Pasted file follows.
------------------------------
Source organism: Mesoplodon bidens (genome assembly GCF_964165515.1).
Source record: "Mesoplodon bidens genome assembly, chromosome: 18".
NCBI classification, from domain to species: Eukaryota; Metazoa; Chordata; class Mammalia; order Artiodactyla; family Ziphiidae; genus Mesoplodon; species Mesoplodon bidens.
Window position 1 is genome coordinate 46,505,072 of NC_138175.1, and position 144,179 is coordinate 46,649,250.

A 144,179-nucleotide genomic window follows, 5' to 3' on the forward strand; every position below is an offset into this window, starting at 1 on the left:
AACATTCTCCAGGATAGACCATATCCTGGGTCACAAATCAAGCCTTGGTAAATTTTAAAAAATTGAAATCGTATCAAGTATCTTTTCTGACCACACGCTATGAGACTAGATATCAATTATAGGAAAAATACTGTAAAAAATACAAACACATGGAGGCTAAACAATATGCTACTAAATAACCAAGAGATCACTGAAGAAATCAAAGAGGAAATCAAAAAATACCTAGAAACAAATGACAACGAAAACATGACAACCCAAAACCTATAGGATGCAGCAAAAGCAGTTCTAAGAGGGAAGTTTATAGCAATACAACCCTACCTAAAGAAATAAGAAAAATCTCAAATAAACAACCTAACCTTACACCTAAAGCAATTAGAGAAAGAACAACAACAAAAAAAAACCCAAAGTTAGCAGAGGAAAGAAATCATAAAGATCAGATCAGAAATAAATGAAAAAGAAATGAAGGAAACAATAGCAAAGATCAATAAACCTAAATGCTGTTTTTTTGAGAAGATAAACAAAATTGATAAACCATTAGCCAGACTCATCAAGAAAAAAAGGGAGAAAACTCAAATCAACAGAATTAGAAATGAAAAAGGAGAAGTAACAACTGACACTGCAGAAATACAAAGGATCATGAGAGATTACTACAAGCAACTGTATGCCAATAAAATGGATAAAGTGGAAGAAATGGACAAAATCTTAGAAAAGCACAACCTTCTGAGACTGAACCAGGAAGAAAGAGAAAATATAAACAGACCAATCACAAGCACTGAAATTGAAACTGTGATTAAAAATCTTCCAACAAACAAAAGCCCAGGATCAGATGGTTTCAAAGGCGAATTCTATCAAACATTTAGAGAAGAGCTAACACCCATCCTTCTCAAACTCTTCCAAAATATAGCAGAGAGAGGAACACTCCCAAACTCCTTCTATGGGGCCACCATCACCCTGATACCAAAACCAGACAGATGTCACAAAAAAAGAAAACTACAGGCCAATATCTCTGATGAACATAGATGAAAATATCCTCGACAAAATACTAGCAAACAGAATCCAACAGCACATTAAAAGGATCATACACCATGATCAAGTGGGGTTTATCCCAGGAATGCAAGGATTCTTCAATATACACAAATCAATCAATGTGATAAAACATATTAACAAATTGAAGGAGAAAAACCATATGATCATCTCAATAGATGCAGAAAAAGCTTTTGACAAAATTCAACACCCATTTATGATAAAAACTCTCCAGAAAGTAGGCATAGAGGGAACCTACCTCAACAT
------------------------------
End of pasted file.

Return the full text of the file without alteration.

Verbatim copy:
Source organism: Mesoplodon bidens (genome assembly GCF_964165515.1).
Source record: "Mesoplodon bidens genome assembly, chromosome: 18".
NCBI classification, from domain to species: Eukaryota; Metazoa; Chordata; class Mammalia; order Artiodactyla; family Ziphiidae; genus Mesoplodon; species Mesoplodon bidens.
Window position 1 is genome coordinate 46,505,072 of NC_138175.1, and position 144,179 is coordinate 46,649,250.

A 144,179-nucleotide genomic window follows, 5' to 3' on the forward strand; every position below is an offset into this window, starting at 1 on the left:
AACATTCTCCAGGATAGACCATATCCTGGGTCACAAATCAAGCCTTGGTAAATTTTAAAAAATTGAAATCGTATCAAGTATCTTTTCTGACCACACGCTATGAGACTAGATATCAATTATAGGAAAAATACTGTAAAAAATACAAACACATGGAGGCTAAACAATATGCTACTAAATAACCAAGAGATCACTGAAGAAATCAAAGAGGAAATCAAAAAATACCTAGAAACAAATGACAACGAAAACATGACAACCCAAAACCTATAGGATGCAGCAAAAGCAGTTCTAAGAGGGAAGTTTATAGCAATACAACCCTACCTAAAGAAATAAGAAAAATCTCAAATAAACAACCTAACCTTACACCTAAAGCAATTAGAGAAAGAACAACAACAAAAAAAAACCCAAAGTTAGCAGAGGAAAGAAATCATAAAGATCAGATCAGAAATAAATGAAAAAGAAATGAAGGAAACAATAGCAAAGATCAATAAACCTAAATGCTGTTTTTTTGAGAAGATAAACAAAATTGATAAACCATTAGCCAGACTCATCAAGAAAAAAAGGGAGAAAACTCAAATCAACAGAATTAGAAATGAAAAAGGAGAAGTAACAACTGACACTGCAGAAATACAAAGGATCATGAGAGATTACTACAAGCAACTGTATGCCAATAAAATGGATAAAGTGGAAGAAATGGACAAAATCTTAGAAAAGCACAACCTTCTGAGACTGAACCAGGAAGAAAGAGAAAATATAAACAGACCAATCACAAGCACTGAAATTGAAACTGTGATTAAAAATCTTCCAACAAACAAAAGCCCAGGATCAGATGGTTTCAAAGGCGAATTCTATCAAACATTTAGAGAAGAGCTAACACCCATCCTTCTCAAACTCTTCCAAAATATAGCAGAGAGAGGAACACTCCCAAACTCCTTCTATGGGGCCACCATCACCCTGATACCAAAACCAGACAGATGTCACAAAAAAAGAAAACTACAGGCCAATATCTCTGATGAACATAGATGAAAATATCCTCGACAAAATACTAGCAAACAGAATCCAACAGCACATTAAAAGGATCATACACCATGATCAAGTGGGGTTTATCCCAGGAATGCAAGGATTCTTCAATATACACAAATCAATCAATGTGATAAAACATATTAACAAATTGAAGGAGAAAAACCATATGATCATCTCAATAGATGCAGAAAAAGCTTTTGACAAAATTCAACACCCATTTATGATAAAAACTCTCCAGAAAGTAGGCATAGAGGGAACCTACCTCAACAT